Integrity is another core value under kindness and that is because it allows us to be ourselves.  It is also ensuring that those around you, know who you are, respect it and you can forge healthy relationships based on truth.

Know yourself

It seems weird to say, ‘know yourself’, of course we know ourselves.  However, most of us are constantly learning about ourselves if we are willing to keep our eyes open; how we learn, how we love, how we evolve.  They are all moments to learn about ourselves and how to navigate a happier existence. 

People do this in different ways and that is probably another article. But I will say, we learn about ourselves when we talk.  Talking with someone without them even responding can give us our own ‘Ah ha’ moments that propel us forwards.

Setting your boundaries

I have talked about boundaries before in my articles but working to understand what they are and then how to communicate them is key.  Talking through our problems is one thing, talking to ensure those problems don’t occur is preventative, which is where boundaries come in.  The idea of being able to talk about your boundaries is a skill worth investing in for your family and for your work.  

In your workplaces why not have a session just on boundaries, allowing the team you work with the space to talk through what that is to each of them.  Giving everyone an opportunity to understand each other a little better, practice talking, listening without judgement and demonstrating respect.

Be the actor in your own play

I grew up hearing my mum muttering to herself, as if she was having a conversation with someone but they obviously weren’t replying.  As a child, it just became the norm.  As an adult I started to understand better why.  She was talking through situations in her mind.  She was having imaginary conversations with people, working through things in her mind about the things that troubled her.  She would work out the best way to word something or tackle a situation, she had practiced her words and felt comfortable that she was standing in her own truth without then also blowing up, she was letting all the emotion and steam out of the situation.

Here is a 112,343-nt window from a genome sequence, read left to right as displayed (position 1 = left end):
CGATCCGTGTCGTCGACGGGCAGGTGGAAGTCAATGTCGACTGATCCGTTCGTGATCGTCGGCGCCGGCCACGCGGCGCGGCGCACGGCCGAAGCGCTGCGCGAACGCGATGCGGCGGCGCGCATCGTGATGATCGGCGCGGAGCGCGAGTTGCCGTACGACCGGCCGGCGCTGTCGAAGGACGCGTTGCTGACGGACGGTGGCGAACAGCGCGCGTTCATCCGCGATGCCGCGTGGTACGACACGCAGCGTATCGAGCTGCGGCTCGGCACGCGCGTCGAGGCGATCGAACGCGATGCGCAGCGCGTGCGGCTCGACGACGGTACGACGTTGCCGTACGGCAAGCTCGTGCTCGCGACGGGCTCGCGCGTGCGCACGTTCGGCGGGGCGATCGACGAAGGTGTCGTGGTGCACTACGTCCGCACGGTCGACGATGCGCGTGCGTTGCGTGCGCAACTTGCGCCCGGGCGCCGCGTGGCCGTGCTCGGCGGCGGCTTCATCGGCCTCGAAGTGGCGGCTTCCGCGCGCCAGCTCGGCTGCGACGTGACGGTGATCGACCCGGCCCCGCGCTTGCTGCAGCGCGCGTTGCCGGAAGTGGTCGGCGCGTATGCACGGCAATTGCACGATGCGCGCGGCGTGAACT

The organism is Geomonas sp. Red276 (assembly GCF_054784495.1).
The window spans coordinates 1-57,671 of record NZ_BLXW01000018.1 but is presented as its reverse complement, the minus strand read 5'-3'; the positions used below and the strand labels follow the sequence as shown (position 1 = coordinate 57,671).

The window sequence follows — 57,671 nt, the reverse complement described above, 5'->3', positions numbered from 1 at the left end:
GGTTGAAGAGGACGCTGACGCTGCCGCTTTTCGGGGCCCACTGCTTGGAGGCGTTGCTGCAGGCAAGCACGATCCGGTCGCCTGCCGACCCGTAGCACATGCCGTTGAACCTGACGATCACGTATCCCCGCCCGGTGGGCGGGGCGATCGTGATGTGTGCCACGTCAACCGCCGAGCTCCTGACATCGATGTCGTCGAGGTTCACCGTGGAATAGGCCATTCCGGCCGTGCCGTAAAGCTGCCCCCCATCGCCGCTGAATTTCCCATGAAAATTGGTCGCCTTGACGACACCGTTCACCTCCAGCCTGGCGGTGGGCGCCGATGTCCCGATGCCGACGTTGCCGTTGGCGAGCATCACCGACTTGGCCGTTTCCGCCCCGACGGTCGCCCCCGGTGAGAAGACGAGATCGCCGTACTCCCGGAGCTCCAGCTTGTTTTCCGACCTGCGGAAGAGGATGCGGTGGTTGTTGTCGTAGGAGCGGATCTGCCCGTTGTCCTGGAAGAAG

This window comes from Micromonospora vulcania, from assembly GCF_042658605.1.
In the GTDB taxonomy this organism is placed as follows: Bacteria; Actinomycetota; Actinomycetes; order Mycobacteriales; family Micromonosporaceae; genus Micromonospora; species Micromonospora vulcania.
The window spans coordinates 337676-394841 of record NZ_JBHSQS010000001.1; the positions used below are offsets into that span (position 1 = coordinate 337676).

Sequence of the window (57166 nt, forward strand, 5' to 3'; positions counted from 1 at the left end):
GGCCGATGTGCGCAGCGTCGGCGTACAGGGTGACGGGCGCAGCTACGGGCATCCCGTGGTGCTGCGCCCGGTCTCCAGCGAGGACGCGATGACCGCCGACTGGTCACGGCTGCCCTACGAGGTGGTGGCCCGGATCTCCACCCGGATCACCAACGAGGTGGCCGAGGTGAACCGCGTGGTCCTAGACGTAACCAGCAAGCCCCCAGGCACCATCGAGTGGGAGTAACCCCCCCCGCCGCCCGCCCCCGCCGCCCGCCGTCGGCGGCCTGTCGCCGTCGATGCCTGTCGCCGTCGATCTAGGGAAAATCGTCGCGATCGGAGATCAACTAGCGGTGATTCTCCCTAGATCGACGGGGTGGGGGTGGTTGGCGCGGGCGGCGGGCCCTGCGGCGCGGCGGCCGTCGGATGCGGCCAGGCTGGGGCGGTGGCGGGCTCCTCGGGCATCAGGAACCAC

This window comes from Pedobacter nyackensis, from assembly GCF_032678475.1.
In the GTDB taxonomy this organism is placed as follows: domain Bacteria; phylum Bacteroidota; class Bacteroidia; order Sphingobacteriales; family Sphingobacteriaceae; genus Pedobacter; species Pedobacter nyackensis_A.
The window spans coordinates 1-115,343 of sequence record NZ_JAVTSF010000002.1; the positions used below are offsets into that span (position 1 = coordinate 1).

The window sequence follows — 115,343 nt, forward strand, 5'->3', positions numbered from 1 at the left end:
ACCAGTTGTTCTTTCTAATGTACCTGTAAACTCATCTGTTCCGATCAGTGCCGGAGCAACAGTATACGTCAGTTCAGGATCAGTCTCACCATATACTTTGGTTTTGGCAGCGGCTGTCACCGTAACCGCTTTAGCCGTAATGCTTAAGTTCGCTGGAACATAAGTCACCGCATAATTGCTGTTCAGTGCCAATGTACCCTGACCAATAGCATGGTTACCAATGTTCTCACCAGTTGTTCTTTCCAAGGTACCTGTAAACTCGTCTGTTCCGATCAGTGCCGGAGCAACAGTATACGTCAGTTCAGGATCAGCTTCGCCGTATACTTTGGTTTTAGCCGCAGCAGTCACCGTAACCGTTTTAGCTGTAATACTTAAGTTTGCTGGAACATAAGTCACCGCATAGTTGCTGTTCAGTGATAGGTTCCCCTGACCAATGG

I call it, ‘Being an actor in your own play’.  I realised that my mum’s way allows you to talk even if you don’t have someone to listen, it allows to move from the chimp brain to the human brain when there is no one around.  I maybe bias, but my mum is genius.

I could go on but I know there are some other brilliant articles coming out on Time to Talk day, so I will summarise with this.  ‘Time’ is another of the core values in kindness; to give time.  To carve it out and provide it to another human. 

While it is important for you to make time to talk for yourself, it is also important that we can stand with each other and listen without judgement.  You don’t need to have answers or actions or solutions, simply be present and allow people to talk. 

Nahla Summers
By Nahla Summers, Culture change consultant, A Culture of Kindness. 

Nahla researches kindness and how it impacts leadership and society as a whole.  She is in turn delivering keynotes, training and consultancy programs that are driving more productive workplaces and happier workforces.  You can also find her breaking a couple of Guinness World Records in her spare time. 

To find out more about Nahlas work please go to